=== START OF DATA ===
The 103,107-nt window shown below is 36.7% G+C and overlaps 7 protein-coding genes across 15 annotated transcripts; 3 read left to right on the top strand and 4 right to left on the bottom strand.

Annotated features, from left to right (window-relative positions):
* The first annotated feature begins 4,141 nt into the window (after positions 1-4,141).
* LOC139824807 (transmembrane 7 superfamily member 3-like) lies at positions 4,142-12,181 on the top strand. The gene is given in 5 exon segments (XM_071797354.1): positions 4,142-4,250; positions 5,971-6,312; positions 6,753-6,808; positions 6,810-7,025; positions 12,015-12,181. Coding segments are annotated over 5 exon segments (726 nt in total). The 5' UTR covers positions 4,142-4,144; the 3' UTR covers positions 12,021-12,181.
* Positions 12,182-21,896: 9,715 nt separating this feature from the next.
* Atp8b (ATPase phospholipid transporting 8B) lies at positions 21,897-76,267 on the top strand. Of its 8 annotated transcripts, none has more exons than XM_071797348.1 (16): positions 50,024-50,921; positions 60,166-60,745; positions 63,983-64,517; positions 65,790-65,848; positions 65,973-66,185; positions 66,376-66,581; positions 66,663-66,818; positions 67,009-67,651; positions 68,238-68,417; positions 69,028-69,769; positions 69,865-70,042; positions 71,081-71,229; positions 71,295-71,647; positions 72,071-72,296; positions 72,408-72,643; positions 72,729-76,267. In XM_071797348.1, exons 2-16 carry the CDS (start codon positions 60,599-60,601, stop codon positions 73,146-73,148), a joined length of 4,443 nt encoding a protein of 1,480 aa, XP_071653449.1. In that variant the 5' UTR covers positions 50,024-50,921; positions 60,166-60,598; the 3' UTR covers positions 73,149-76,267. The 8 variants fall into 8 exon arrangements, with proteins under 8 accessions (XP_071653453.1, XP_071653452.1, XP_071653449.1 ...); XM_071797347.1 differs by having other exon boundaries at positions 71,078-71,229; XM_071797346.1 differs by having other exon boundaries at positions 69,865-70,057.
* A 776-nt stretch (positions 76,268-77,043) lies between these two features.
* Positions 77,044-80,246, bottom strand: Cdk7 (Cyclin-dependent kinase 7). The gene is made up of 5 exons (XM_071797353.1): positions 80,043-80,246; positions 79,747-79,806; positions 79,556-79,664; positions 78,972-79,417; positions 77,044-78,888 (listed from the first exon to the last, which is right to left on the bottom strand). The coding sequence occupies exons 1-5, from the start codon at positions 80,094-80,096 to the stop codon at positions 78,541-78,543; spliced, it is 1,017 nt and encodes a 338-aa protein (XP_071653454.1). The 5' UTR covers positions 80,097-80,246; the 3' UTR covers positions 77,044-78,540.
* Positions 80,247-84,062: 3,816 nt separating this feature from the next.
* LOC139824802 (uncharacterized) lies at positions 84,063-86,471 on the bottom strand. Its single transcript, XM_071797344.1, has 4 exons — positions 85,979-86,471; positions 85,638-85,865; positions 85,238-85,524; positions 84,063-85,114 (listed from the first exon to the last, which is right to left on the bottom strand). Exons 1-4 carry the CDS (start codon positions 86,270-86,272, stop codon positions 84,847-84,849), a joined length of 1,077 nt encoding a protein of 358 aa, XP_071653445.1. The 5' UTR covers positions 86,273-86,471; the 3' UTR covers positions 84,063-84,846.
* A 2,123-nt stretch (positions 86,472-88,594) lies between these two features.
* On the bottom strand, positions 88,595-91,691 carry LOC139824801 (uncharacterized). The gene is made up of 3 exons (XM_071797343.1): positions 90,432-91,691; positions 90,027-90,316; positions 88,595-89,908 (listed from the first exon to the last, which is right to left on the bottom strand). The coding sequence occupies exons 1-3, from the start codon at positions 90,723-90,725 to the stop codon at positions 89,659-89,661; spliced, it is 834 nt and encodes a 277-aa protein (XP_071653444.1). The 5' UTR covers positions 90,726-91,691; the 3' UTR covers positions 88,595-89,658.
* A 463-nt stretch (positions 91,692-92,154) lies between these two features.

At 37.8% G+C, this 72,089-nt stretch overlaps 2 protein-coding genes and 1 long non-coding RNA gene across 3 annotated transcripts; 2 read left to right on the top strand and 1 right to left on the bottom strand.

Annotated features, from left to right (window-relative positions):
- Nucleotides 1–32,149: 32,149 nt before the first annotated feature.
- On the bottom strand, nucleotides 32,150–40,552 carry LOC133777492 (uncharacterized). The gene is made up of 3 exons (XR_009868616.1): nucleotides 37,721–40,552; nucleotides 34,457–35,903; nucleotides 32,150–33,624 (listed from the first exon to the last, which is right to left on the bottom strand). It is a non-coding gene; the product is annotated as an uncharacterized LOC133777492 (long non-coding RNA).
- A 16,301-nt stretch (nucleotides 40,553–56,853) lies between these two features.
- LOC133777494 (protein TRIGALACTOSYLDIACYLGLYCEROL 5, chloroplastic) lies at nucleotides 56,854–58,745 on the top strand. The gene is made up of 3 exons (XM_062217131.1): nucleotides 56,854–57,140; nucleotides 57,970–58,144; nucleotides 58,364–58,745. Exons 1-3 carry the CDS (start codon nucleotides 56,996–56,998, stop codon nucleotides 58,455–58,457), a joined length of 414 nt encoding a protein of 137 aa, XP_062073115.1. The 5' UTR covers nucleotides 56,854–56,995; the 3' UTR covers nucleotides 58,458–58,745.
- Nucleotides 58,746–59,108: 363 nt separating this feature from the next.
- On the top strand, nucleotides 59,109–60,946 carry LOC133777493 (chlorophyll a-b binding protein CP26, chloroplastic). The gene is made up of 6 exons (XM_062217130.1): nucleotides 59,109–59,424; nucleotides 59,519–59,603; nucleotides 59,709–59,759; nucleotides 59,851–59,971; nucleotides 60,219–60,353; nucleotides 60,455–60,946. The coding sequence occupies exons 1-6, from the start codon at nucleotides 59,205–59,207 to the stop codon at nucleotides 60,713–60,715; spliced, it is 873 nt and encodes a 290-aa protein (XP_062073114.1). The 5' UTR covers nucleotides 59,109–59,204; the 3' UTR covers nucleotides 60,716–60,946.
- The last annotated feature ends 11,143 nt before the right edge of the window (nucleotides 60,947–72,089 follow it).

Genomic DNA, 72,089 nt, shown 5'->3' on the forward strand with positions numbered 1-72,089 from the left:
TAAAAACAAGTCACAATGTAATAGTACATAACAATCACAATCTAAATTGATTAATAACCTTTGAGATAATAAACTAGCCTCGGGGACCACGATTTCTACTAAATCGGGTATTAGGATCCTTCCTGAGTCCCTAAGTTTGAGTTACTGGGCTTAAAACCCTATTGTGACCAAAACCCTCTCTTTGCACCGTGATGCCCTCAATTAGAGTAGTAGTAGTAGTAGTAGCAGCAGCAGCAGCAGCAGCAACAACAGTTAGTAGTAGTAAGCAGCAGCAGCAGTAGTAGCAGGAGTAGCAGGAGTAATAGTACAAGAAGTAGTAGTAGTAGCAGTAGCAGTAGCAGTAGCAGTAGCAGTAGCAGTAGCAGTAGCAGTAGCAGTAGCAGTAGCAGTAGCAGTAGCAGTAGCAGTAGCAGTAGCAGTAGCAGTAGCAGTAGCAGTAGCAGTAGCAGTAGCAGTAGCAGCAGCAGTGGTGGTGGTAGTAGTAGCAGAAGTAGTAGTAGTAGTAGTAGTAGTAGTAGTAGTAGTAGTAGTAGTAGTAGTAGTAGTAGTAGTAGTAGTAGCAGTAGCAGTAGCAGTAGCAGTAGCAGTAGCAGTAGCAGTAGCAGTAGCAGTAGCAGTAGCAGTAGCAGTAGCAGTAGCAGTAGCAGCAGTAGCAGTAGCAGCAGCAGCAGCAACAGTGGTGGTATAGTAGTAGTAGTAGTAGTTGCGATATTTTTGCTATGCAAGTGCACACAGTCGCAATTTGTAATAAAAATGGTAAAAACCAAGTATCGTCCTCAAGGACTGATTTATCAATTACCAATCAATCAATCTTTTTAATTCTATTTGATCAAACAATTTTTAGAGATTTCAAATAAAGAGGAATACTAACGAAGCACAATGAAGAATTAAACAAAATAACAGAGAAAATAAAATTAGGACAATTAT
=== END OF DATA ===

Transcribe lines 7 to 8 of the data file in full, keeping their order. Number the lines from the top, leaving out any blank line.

* A 776-nt stretch (positions 76,268-77,043) lies between these two features.
* Positions 77,044-80,246, bottom strand: Cdk7 (Cyclin-dependent kinase 7). The gene is made up of 5 exons (XM_071797353.1): positions 80,043-80,246; positions 79,747-79,806; positions 79,556-79,664; positions 78,972-79,417; positions 77,044-78,888 (listed from the first exon to the last, which is right to left on the bottom strand). The coding sequence occupies exons 1-5, from the start codon at positions 80,094-80,096 to the stop codon at positions 78,541-78,543; spliced, it is 1,017 nt and encodes a 338-aa protein (XP_071653454.1). The 5' UTR covers positions 80,097-80,246; the 3' UTR covers positions 77,044-78,540.